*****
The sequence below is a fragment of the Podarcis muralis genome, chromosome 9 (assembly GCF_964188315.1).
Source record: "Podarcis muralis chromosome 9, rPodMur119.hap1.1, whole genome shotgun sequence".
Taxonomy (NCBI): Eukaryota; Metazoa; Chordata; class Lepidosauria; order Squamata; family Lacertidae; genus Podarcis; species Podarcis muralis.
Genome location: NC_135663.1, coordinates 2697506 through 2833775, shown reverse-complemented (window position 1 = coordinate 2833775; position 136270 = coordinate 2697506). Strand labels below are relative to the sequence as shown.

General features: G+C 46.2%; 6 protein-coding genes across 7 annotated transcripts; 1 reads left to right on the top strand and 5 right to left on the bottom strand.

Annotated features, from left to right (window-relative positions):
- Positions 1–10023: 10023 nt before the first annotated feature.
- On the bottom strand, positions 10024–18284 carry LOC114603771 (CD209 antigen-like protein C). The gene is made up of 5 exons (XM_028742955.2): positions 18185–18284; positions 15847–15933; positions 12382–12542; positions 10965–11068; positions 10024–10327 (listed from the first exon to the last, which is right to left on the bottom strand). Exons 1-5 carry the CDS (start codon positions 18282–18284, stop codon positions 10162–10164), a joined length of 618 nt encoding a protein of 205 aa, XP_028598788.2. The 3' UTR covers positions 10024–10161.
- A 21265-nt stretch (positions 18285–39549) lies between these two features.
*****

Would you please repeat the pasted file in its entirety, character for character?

The sequence below is a fragment of the Podarcis muralis genome, chromosome 9 (assembly GCF_964188315.1).
Source record: "Podarcis muralis chromosome 9, rPodMur119.hap1.1, whole genome shotgun sequence".
Taxonomy (NCBI): Eukaryota; Metazoa; Chordata; class Lepidosauria; order Squamata; family Lacertidae; genus Podarcis; species Podarcis muralis.
Genome location: NC_135663.1, coordinates 2697506 through 2833775, shown reverse-complemented (window position 1 = coordinate 2833775; position 136270 = coordinate 2697506). Strand labels below are relative to the sequence as shown.

General features: G+C 46.2%; 6 protein-coding genes across 7 annotated transcripts; 1 reads left to right on the top strand and 5 right to left on the bottom strand.

Annotated features, from left to right (window-relative positions):
- Positions 1–10023: 10023 nt before the first annotated feature.
- On the bottom strand, positions 10024–18284 carry LOC114603771 (CD209 antigen-like protein C). The gene is made up of 5 exons (XM_028742955.2): positions 18185–18284; positions 15847–15933; positions 12382–12542; positions 10965–11068; positions 10024–10327 (listed from the first exon to the last, which is right to left on the bottom strand). Exons 1-5 carry the CDS (start codon positions 18282–18284, stop codon positions 10162–10164), a joined length of 618 nt encoding a protein of 205 aa, XP_028598788.2. The 3' UTR covers positions 10024–10161.
- A 21265-nt stretch (positions 18285–39549) lies between these two features.